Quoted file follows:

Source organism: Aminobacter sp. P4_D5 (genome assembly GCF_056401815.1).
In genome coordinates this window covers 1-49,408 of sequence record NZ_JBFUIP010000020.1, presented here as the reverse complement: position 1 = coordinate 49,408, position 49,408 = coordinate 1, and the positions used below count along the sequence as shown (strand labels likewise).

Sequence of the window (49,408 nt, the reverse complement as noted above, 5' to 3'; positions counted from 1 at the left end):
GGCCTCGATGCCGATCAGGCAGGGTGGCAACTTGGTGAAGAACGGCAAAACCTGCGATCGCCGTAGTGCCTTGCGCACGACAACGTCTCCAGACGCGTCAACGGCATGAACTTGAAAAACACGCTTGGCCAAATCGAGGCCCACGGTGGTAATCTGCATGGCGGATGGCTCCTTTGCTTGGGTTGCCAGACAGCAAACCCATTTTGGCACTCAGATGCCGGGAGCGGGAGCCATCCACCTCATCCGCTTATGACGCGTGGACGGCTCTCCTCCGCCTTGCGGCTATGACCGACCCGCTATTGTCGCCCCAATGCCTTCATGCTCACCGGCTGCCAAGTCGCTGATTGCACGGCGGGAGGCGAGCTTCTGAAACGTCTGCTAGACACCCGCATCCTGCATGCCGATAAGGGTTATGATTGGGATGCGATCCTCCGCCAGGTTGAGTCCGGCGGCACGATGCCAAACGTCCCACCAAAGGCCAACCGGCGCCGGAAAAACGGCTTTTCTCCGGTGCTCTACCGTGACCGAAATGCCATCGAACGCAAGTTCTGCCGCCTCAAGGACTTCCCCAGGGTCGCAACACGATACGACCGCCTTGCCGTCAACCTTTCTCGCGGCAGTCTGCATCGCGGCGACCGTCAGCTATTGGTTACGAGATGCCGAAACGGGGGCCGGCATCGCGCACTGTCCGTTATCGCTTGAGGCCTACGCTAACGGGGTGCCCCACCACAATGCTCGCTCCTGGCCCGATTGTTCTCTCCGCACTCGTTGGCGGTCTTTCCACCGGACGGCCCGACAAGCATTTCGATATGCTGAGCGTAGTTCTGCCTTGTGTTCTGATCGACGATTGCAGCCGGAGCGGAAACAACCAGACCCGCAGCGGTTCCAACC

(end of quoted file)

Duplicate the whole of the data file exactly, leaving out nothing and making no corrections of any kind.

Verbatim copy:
Source organism: Aminobacter sp. P4_D5 (genome assembly GCF_056401815.1).
In genome coordinates this window covers 1-49,408 of sequence record NZ_JBFUIP010000020.1, presented here as the reverse complement: position 1 = coordinate 49,408, position 49,408 = coordinate 1, and the positions used below count along the sequence as shown (strand labels likewise).

Sequence of the window (49,408 nt, the reverse complement as noted above, 5' to 3'; positions counted from 1 at the left end):
GGCCTCGATGCCGATCAGGCAGGGTGGCAACTTGGTGAAGAACGGCAAAACCTGCGATCGCCGTAGTGCCTTGCGCACGACAACGTCTCCAGACGCGTCAACGGCATGAACTTGAAAAACACGCTTGGCCAAATCGAGGCCCACGGTGGTAATCTGCATGGCGGATGGCTCCTTTGCTTGGGTTGCCAGACAGCAAACCCATTTTGGCACTCAGATGCCGGGAGCGGGAGCCATCCACCTCATCCGCTTATGACGCGTGGACGGCTCTCCTCCGCCTTGCGGCTATGACCGACCCGCTATTGTCGCCCCAATGCCTTCATGCTCACCGGCTGCCAAGTCGCTGATTGCACGGCGGGAGGCGAGCTTCTGAAACGTCTGCTAGACACCCGCATCCTGCATGCCGATAAGGGTTATGATTGGGATGCGATCCTCCGCCAGGTTGAGTCCGGCGGCACGATGCCAAACGTCCCACCAAAGGCCAACCGGCGCCGGAAAAACGGCTTTTCTCCGGTGCTCTACCGTGACCGAAATGCCATCGAACGCAAGTTCTGCCGCCTCAAGGACTTCCCCAGGGTCGCAACACGATACGACCGCCTTGCCGTCAACCTTTCTCGCGGCAGTCTGCATCGCGGCGACCGTCAGCTATTGGTTACGAGATGCCGAAACGGGGGCCGGCATCGCGCACTGTCCGTTATCGCTTGAGGCCTACGCTAACGGGGTGCCCCACCACAATGCTCGCTCCTGGCCCGATTGTTCTCTCCGCACTCGTTGGCGGTCTTTCCACCGGACGGCCCGACAAGCATTTCGATATGCTGAGCGTAGTTCTGCCTTGTGTTCTGATCGACGATTGCAGCCGGAGCGGAAACAACCAGACCCGCAGCGGTTCCAACC